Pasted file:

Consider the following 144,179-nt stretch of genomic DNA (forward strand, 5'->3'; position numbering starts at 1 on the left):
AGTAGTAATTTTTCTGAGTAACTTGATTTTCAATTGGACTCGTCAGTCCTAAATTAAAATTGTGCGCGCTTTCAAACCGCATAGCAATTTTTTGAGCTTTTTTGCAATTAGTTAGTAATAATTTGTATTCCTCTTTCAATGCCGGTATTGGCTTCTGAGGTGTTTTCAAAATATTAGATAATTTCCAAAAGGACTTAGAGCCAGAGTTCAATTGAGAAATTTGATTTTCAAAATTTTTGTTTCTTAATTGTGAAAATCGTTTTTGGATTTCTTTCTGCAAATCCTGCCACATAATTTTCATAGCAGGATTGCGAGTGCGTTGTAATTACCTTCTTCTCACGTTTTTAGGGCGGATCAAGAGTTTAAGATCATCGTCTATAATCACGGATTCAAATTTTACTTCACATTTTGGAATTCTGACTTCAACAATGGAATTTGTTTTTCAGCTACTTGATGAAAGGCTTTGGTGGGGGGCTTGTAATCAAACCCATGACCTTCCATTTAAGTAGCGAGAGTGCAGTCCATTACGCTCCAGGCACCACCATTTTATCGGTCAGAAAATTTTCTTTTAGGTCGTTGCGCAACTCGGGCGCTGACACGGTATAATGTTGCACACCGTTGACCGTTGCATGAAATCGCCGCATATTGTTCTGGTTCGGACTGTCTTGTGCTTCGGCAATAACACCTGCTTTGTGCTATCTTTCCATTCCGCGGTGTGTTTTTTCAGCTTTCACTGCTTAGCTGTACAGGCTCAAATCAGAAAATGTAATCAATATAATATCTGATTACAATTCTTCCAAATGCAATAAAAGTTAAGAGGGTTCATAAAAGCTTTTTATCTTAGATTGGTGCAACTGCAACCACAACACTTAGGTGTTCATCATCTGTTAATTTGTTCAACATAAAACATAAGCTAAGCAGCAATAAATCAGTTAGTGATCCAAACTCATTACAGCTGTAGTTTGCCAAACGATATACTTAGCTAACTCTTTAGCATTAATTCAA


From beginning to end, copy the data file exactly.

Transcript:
Consider the following 144,179-nt stretch of genomic DNA (forward strand, 5'->3'; position numbering starts at 1 on the left):
AGTAGTAATTTTTCTGAGTAACTTGATTTTCAATTGGACTCGTCAGTCCTAAATTAAAATTGTGCGCGCTTTCAAACCGCATAGCAATTTTTTGAGCTTTTTTGCAATTAGTTAGTAATAATTTGTATTCCTCTTTCAATGCCGGTATTGGCTTCTGAGGTGTTTTCAAAATATTAGATAATTTCCAAAAGGACTTAGAGCCAGAGTTCAATTGAGAAATTTGATTTTCAAAATTTTTGTTTCTTAATTGTGAAAATCGTTTTTGGATTTCTTTCTGCAAATCCTGCCACATAATTTTCATAGCAGGATTGCGAGTGCGTTGTAATTACCTTCTTCTCACGTTTTTAGGGCGGATCAAGAGTTTAAGATCATCGTCTATAATCACGGATTCAAATTTTACTTCACATTTTGGAATTCTGACTTCAACAATGGAATTTGTTTTTCAGCTACTTGATGAAAGGCTTTGGTGGGGGGCTTGTAATCAAACCCATGACCTTCCATTTAAGTAGCGAGAGTGCAGTCCATTACGCTCCAGGCACCACCATTTTATCGGTCAGAAAATTTTCTTTTAGGTCGTTGCGCAACTCGGGCGCTGACACGGTATAATGTTGCACACCGTTGACCGTTGCATGAAATCGCCGCATATTGTTCTGGTTCGGACTGTCTTGTGCTTCGGCAATAACACCTGCTTTGTGCTATCTTTCCATTCCGCGGTGTGTTTTTTCAGCTTTCACTGCTTAGCTGTACAGGCTCAAATCAGAAAATGTAATCAATATAATATCTGATTACAATTCTTCCAAATGCAATAAAAGTTAAGAGGGTTCATAAAAGCTTTTTATCTTAGATTGGTGCAACTGCAACCACAACACTTAGGTGTTCATCATCTGTTAATTTGTTCAACATAAAACATAAGCTAAGCAGCAATAAATCAGTTAGTGATCCAAACTCATTACAGCTGTAGTTTGCCAAACGATATACTTAGCTAACTCTTTAGCATTAATTCAA